That's wisdom from the past, captured for posterity at the US Naval Institute, shared via the web on the institute's 137th anniversary.
From their about page:
"The Naval Institute has three core activities," among them, History and Preservation:
The Naval Institute also has recently introduced Americans at War, a living history of Americans at war in their own words and from their own experiences. These 90-second vignettes convey powerful stories of inspiration, pride, and patriotism.
Take a look at the collection, and you'll see it's not limited to accounts from those who served on ships at sea, members of the other branches are well-represented.
I'm fortunate to have met USNI's Mary Ripley, she's responsible for the institute's oral history program (and she's the daughter of the late John Ripley, whose story is told here). She also deserves much credit for their blog. ("We're not the Navy nor any government agency. Blog and comment freely.") We met at a milblog conference - Mary knew (and I would come to realize) that milbloggers are the 21st-century version of exactly what the US Naval Institute is all about. Once that light bulb came on in my head, I mentioned a vague idea for a project to her - milblogs as the 21st century oral history that they are.
"Put that in writing," she said (of course - see first paragraph above!) - and here's part of the result.
Shortly after the first tent was pitched by the American military in Iraq a wire was connected to a computer therein, and the internet was available to a generation of Americans at war - many of whom had grown up online. From that point on, at any given moment, somewhere in Iraq a Soldier, Sailor, Airman or Marine was at a keyboard sharing the events of his or her day with the folks back home. While most would simply fire off an email, others took advantage of the (then) relatively new online blogging platforms to post their thoughts and experiences for the entire world to see. The milblog was born - and from that moment to this stories detailing everything from the most mundane aspects of camp life to intense combat action (often described within hours of the event) have been available on the web...
And et cetera - but since you're reading this on a milblog, you probably knew that. And you know that milblogs aren't just blogs written by troops at war, that many friends, family members, and supporters likewise documented their story of America at war online in near-real time, as those stories developed.
The diversity in membership of that group is broad, the one thing we all have in common is the impulse to make sense of the seemingly senseless, and communicate the tale - for each of us that impulse was strong enough to overcome whatever barriers prevent the vast majority of people from doing the same. Everyone at some point has some vague idea they believe should be shared - we were the people who, from some combination of internal and external urging, found and spent those many half hours persistently trying to write it down.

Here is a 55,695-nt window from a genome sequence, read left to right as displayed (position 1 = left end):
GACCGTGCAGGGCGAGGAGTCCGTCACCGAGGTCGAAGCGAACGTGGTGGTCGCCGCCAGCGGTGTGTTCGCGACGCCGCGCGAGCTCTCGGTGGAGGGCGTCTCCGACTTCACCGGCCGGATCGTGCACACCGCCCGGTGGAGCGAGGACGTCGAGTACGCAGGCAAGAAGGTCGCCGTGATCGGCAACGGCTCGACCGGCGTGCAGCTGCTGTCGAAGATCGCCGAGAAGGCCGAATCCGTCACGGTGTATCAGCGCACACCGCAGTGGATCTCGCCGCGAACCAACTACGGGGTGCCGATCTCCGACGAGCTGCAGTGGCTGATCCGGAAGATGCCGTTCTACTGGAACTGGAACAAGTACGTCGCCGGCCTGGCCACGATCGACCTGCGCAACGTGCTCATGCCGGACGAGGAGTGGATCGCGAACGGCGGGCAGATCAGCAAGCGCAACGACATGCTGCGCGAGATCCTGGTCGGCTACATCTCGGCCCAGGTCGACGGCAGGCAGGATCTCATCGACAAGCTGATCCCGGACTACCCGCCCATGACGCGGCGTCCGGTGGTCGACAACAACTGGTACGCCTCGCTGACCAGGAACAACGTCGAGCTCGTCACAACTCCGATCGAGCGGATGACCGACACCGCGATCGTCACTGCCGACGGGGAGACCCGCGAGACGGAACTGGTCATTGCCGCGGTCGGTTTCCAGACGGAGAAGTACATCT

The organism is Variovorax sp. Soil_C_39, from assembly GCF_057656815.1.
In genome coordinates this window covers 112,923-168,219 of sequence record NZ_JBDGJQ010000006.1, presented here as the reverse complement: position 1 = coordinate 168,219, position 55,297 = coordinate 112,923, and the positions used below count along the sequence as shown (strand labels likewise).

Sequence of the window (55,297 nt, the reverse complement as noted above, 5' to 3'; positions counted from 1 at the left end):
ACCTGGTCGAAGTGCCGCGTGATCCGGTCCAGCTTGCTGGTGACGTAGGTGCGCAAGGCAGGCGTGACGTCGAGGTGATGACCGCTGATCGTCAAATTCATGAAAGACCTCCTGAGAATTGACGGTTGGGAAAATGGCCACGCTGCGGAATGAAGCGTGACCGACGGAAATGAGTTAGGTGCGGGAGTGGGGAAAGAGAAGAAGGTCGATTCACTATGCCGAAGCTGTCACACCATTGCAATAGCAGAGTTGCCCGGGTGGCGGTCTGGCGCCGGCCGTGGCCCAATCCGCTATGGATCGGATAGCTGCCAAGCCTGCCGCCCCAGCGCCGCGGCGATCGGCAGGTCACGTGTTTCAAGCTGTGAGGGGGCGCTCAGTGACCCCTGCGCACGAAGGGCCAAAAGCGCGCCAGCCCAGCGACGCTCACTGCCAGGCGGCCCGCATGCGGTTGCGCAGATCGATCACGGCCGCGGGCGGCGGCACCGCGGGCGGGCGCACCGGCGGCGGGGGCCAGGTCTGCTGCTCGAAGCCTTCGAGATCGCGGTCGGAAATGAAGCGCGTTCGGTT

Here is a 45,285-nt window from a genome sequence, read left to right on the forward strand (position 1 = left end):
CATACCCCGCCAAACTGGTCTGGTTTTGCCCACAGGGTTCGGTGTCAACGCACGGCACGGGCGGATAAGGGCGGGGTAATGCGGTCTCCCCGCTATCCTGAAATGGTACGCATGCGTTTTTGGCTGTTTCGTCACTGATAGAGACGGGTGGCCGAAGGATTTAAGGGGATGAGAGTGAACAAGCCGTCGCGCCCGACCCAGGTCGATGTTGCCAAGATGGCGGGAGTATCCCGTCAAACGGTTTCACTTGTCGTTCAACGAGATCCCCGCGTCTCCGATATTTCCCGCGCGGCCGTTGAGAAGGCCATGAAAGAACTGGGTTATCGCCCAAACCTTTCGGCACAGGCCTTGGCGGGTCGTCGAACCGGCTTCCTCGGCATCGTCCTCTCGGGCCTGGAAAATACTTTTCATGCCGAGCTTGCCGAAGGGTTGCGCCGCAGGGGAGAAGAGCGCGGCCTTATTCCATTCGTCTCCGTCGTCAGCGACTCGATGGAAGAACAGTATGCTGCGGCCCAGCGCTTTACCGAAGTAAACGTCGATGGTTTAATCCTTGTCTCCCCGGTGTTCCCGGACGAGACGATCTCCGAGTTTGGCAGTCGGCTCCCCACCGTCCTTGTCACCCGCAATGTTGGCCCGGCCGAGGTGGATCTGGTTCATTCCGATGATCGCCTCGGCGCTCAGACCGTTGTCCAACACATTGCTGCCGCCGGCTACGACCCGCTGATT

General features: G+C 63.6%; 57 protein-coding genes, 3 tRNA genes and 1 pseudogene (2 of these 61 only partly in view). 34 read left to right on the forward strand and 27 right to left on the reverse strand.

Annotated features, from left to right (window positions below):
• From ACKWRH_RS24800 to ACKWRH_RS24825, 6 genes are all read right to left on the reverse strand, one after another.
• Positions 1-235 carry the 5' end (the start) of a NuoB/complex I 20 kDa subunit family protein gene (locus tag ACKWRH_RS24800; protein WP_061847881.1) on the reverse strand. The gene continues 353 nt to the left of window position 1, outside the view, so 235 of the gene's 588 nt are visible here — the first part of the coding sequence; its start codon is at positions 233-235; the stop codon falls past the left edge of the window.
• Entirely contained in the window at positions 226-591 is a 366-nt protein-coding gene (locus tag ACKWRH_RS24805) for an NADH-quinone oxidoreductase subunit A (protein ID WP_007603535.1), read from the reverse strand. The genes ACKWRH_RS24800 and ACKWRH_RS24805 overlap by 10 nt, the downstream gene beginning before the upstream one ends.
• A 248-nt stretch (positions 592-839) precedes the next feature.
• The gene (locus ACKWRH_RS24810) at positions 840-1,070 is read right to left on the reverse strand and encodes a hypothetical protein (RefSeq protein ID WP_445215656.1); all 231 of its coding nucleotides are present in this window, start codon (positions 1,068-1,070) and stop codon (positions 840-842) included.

But where will all that be in another 137 years? Or five or ten, for that matter. That's something I've asked myself since at least 2004 - when I wrote this:
Membership in the ghost battalion has grown in the years since, and an ever growing majority of those abandoned-but-still-standing sites are vanishing. Have you checked out Lt Smash's site lately? How about Sgt Hook's? If you're a long-time milblog reader you know the first widely-read milblog from Operation Iraq Freedom and the first widely-read milblog from Afghanistan are both gone from the web. If you're a relative newcomer to this world you may never even have heard of them - or the dozens upon dozens of others who carried forth the standard they set down.
If you have a vague notion that something should be done about that, (a notion I've heard expressed more than once...) then you and I and the good folks at the US Naval Institute are in agreement. Preserving the history documented by the milbloggers is just one of the goals of the milblog project, the once-vague idea that we're now making real.
And it's a big idea, if I say so myself - too big to explain in one simple blog post, so stand by for more. Likewise, it's too big a task to be accomplished by just one person. So if you're a milblogger (and exactly what is a milblogger? is a topic for much further discussion on its own) I'm asking for your help. All I'll really need is just a little bit (maybe just one or two of those half hours...) of your time, and your willingness to tell the tale.
We've already made history, it's time to save it.
(More to follow...)